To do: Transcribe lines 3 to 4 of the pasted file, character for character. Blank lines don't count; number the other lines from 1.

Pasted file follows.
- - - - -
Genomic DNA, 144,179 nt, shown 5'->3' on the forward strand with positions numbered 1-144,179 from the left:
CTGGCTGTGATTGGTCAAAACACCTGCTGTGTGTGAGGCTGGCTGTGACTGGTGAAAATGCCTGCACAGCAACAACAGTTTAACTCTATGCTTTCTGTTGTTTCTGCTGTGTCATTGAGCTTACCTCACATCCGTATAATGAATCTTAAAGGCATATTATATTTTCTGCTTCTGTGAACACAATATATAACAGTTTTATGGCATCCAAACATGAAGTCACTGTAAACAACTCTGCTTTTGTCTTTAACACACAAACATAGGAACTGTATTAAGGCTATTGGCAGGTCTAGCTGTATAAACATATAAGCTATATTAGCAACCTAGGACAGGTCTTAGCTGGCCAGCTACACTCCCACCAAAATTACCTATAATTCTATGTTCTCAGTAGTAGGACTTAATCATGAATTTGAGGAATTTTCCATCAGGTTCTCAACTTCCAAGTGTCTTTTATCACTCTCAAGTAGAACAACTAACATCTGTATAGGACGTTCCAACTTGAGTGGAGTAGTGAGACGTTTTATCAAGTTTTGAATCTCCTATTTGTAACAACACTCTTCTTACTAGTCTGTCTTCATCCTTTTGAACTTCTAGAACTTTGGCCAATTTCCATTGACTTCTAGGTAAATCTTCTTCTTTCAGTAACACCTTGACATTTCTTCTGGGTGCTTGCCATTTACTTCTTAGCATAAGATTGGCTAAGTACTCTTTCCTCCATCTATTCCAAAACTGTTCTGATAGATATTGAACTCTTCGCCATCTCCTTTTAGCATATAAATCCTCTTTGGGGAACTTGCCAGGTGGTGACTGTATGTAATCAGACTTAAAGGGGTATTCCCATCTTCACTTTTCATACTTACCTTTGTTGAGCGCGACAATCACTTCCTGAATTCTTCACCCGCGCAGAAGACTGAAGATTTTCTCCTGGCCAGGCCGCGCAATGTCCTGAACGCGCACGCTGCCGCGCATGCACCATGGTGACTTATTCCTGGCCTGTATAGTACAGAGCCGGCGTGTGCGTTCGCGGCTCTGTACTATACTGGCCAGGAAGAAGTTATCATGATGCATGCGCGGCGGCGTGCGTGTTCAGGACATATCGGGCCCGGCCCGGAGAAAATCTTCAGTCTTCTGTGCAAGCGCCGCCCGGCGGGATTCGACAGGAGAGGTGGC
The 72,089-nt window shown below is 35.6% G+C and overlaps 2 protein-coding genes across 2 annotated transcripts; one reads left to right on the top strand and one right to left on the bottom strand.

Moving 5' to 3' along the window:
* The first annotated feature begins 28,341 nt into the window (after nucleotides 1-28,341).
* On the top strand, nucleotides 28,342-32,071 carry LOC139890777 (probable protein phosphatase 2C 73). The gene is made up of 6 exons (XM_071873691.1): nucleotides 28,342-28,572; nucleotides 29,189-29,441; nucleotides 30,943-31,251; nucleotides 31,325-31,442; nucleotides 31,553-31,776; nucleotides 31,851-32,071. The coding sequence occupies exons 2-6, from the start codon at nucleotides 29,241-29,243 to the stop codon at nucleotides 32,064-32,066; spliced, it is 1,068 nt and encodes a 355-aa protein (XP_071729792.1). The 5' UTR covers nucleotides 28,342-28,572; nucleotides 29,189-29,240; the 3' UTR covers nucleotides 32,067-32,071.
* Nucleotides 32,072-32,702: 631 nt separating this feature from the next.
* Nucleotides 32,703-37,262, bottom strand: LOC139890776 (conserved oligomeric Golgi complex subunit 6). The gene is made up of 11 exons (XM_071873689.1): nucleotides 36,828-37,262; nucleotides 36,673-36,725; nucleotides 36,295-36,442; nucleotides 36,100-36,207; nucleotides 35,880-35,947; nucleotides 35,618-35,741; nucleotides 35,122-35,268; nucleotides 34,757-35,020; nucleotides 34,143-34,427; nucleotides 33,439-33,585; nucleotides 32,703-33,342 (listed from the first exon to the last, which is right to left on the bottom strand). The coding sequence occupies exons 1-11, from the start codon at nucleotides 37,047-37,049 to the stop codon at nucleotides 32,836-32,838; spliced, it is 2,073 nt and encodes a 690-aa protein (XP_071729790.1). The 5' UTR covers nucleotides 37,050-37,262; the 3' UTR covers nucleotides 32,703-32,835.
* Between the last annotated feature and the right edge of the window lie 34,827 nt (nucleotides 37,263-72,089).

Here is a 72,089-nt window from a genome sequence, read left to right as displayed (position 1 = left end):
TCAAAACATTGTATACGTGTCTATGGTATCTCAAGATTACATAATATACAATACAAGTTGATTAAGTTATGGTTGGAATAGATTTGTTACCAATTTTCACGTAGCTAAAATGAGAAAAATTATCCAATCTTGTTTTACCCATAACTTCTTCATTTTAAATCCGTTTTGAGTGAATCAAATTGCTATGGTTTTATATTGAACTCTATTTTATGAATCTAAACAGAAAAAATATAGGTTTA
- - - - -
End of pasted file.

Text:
The 72,089-nt window shown below is 35.6% G+C and overlaps 2 protein-coding genes across 2 annotated transcripts; one reads left to right on the top strand and one right to left on the bottom strand.

Moving 5' to 3' along the window: